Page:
MOSUL, Iraq — Mosul is a city known for its conservative nature and patriarchal social character, but the decision to wear a headscarf is often related to the family and the area where a woman lives. It is perhaps unsurprising that Iraqi opinions vary on a ban imposed on the face veil — known as the niqab — June 1 by the Ninevah province police command on areas liberated from the Islamic State (IS). Supporters view it as a necessary security measure, while detractors see it as a violation of personal liberty.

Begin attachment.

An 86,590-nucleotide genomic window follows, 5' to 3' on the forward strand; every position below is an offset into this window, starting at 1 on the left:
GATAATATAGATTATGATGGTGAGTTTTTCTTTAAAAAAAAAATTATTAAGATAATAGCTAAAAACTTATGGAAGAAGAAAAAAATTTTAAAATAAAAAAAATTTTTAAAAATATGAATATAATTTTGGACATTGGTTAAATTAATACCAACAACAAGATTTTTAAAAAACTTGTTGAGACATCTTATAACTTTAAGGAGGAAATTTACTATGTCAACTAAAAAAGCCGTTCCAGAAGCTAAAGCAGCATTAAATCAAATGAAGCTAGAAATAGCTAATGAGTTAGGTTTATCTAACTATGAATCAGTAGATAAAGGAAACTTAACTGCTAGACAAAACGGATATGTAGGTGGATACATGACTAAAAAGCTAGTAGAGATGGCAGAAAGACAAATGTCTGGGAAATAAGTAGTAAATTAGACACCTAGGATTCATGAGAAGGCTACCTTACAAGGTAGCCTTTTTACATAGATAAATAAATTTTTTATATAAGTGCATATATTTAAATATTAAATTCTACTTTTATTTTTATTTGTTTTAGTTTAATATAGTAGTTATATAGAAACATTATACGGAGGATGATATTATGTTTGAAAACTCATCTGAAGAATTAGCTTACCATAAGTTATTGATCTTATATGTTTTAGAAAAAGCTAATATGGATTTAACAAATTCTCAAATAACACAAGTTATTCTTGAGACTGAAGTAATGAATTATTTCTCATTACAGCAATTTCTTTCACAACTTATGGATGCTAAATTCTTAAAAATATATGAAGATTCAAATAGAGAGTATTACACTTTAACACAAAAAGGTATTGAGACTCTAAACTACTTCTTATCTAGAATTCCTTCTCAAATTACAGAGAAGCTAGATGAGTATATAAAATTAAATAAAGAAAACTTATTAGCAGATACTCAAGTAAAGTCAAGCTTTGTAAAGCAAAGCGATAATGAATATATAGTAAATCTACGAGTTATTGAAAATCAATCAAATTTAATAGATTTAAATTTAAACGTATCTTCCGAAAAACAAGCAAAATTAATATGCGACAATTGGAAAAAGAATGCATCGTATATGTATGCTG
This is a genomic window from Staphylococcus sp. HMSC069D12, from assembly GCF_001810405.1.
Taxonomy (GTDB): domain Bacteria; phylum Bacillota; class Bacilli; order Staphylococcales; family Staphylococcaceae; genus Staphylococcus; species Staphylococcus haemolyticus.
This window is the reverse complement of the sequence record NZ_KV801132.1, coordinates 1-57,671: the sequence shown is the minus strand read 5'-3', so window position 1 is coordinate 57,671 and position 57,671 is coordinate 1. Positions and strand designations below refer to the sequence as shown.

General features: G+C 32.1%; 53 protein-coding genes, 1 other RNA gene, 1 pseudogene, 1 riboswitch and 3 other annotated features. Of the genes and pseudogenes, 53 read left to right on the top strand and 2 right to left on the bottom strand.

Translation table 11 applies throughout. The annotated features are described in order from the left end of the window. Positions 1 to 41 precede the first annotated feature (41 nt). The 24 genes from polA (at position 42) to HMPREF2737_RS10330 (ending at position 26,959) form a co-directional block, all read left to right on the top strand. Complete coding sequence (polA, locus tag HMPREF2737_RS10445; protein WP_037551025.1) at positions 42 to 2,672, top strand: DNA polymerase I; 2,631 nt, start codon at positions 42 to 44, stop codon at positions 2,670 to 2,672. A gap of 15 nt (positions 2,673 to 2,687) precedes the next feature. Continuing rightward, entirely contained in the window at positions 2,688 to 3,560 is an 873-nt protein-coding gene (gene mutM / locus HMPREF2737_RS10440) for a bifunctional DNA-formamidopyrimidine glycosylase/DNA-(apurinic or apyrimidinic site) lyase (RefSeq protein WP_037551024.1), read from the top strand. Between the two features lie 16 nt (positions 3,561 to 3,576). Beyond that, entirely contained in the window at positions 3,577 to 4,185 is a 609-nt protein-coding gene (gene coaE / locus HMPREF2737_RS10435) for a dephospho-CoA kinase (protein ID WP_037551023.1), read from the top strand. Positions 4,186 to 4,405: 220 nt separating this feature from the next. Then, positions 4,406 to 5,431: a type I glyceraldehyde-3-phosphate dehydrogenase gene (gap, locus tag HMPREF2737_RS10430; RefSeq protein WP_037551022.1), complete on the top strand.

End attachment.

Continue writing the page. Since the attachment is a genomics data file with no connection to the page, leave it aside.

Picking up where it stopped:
The hijab covers the hair but leaves the face uncovered, while the niqab, worn with a hijab, covers the lower part of the face, leaving only the eyes visible, and can cover parts of the lower body as well. Among the opponents of the current ban is a young woman seen crossing the street in a long black, loose-fitting jilbab in eastern Mosul, which was liberated in January. Once she arrived at the gate of the Ibn al-Athir Hospital, she unveiled her face to a policeman to identity herself. After being allowed entry, she immediately covered it again.